WASILLA —The Friday Fling marketplace, a coveted a longstanding community tradition, prompted many to creatively come up with ways to save the season from COVID-19.
Greater Palmer Chamber of Commerce Executive Director Ailis Vann painted an overall positive picture of the 2020 season when reflecting on the past few months.
“I think with everything that was handed to us, we did pretty darn well,” Vann said. “We were just happy to have it all summer.”
The 2020 season was delayed due to statewide restrictions, so it wrapped up later than usual. The last Fling was Sept. 11.
Vann said it was one of the chamber’s top priorities to ensure a full season in spite of the delay, and they opened as soon as it was safe to do so.
Over 50 different vendors participated in this year’s market. Vann said that some vendors opted out while new ones came in. She said there were several vendors who signed up for the Fling after their normal events and venues closed down. She said that supporting local businesses through this time and any other time is “what the chamber does.”
Vann said the Chamber was able to safely navigate through the season without any major financial issues. She said they were able to retain a lot of vendor space by using social distancing.
“All in all, it worked out really well,” Vann said.
The Chamber received a $800 grant from the Alaska Farmers Market Association as they were gearing up for the 2020 season in June. Vann said that really helped them cover unexpected costs related to the crisis and retain a full season.
Vann was happy to announce that they were able to bring on two new local farmers who are just getting their start. She said the Fling is an accessible and inexpensive way to sell their produce and garner attention from the public.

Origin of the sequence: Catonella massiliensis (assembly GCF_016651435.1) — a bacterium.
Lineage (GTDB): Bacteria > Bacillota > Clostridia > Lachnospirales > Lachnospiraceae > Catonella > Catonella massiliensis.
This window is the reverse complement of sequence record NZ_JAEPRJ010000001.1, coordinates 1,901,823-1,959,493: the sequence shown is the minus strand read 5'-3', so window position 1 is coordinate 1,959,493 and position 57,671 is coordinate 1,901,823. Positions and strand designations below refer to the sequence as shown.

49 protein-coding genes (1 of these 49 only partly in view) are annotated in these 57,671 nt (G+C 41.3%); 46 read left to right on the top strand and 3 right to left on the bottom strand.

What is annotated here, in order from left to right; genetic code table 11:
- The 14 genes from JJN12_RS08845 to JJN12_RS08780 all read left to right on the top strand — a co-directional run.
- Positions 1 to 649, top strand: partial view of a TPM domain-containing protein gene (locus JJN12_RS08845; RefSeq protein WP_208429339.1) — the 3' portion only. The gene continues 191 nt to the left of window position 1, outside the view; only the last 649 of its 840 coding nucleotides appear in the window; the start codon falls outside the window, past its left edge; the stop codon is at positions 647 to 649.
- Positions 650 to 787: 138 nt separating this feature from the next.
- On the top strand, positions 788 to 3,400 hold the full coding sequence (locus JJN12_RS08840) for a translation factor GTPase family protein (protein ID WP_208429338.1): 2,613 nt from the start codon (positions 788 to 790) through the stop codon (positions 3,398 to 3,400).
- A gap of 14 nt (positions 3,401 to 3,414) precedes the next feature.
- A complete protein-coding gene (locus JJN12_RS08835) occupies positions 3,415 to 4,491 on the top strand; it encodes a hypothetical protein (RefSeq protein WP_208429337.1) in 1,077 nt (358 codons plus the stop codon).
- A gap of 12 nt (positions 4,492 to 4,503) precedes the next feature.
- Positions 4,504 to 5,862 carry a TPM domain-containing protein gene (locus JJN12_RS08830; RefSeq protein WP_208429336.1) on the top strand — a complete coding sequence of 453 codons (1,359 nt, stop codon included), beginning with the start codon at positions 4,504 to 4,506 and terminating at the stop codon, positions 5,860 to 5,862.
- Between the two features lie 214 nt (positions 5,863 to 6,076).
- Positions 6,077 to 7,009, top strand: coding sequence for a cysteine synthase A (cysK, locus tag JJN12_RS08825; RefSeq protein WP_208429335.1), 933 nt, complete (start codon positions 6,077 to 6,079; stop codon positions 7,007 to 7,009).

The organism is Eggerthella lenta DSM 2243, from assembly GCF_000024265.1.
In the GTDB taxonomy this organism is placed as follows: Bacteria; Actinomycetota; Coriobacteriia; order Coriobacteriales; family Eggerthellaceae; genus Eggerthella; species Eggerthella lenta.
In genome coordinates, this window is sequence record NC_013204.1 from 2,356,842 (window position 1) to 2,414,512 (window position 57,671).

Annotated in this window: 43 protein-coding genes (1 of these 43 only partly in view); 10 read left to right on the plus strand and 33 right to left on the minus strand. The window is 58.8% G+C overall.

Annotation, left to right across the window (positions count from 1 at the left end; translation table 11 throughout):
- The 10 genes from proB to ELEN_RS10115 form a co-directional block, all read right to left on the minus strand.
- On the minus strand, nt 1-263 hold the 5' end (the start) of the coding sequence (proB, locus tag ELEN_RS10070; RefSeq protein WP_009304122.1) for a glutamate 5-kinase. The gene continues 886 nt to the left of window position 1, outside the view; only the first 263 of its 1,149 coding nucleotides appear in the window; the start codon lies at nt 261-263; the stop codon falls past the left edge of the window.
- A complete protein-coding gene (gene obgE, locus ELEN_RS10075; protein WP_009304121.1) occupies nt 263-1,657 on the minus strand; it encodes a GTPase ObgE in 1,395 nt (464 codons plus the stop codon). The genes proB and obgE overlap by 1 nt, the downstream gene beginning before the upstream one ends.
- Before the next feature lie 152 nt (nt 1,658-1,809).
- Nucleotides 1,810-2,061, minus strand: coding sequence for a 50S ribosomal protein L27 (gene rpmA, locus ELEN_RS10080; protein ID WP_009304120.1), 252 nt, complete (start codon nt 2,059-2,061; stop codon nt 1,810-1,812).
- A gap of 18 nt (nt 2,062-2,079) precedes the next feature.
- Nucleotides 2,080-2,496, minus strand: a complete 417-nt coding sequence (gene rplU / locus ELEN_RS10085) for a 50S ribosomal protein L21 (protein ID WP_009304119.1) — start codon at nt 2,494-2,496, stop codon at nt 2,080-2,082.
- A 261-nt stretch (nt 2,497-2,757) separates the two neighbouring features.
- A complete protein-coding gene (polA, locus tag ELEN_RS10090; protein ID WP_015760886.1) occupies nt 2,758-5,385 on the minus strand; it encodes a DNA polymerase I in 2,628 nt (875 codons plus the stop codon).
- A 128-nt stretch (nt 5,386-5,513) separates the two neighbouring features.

“Farmers markets are essential to the life and livelihood of millions of shoppers and tens of thousands of farmers.” Farmers Market Coalition Executive Director Ben Feldman stated in a recent press release. “But farmers markets don’t happen by accident. It takes the planning, organization, and execution of dedicated individuals and community organizations. That work is harder than ever and farmers markets and the vendors who sell at them need all the help they can get.”
Vann reported an average of about 120 to 200 visitors an hour passing through Friday Fling.
“Some of our vendors said they had one of the best summers they’ve ever had which is fantastic,” Vann said.
Friday Fling has been around since 2002, and the chamber started running it this year. Vann said they’re confident that they’ll be prepared for next year, no matter what gets thrown at them.
“The biggest thing was being able to go all summer… This is our first year of running it anyway… It was a good learning year. We’re a small staff, and we adapted and did the best with what we had,” Vann said.
Vann said the public feedback has been positive by the vast majority.
“They felt safe… and they could just enjoy live music, grab some food, and feel like normal life was possible,” Vann said.
The next big event in Palmer is the annual Small Business Saturday series of events held by local business owners with the support of the chamber in November. After that, one of the biggest downtown events of the year, Colony Christmas.
Vann said they’re moving forward with Colony Christmas as planned, with the indoor craft market as the only subject left to figure out. She said the parade and other events are still going on and they will make their final decisions in November.
“We want our town to stay full of great shopping and eating,” Vann said.
Contact Mat-Su Valley Frontiersman reporter Jacob Mann at firstname.lastname@example.org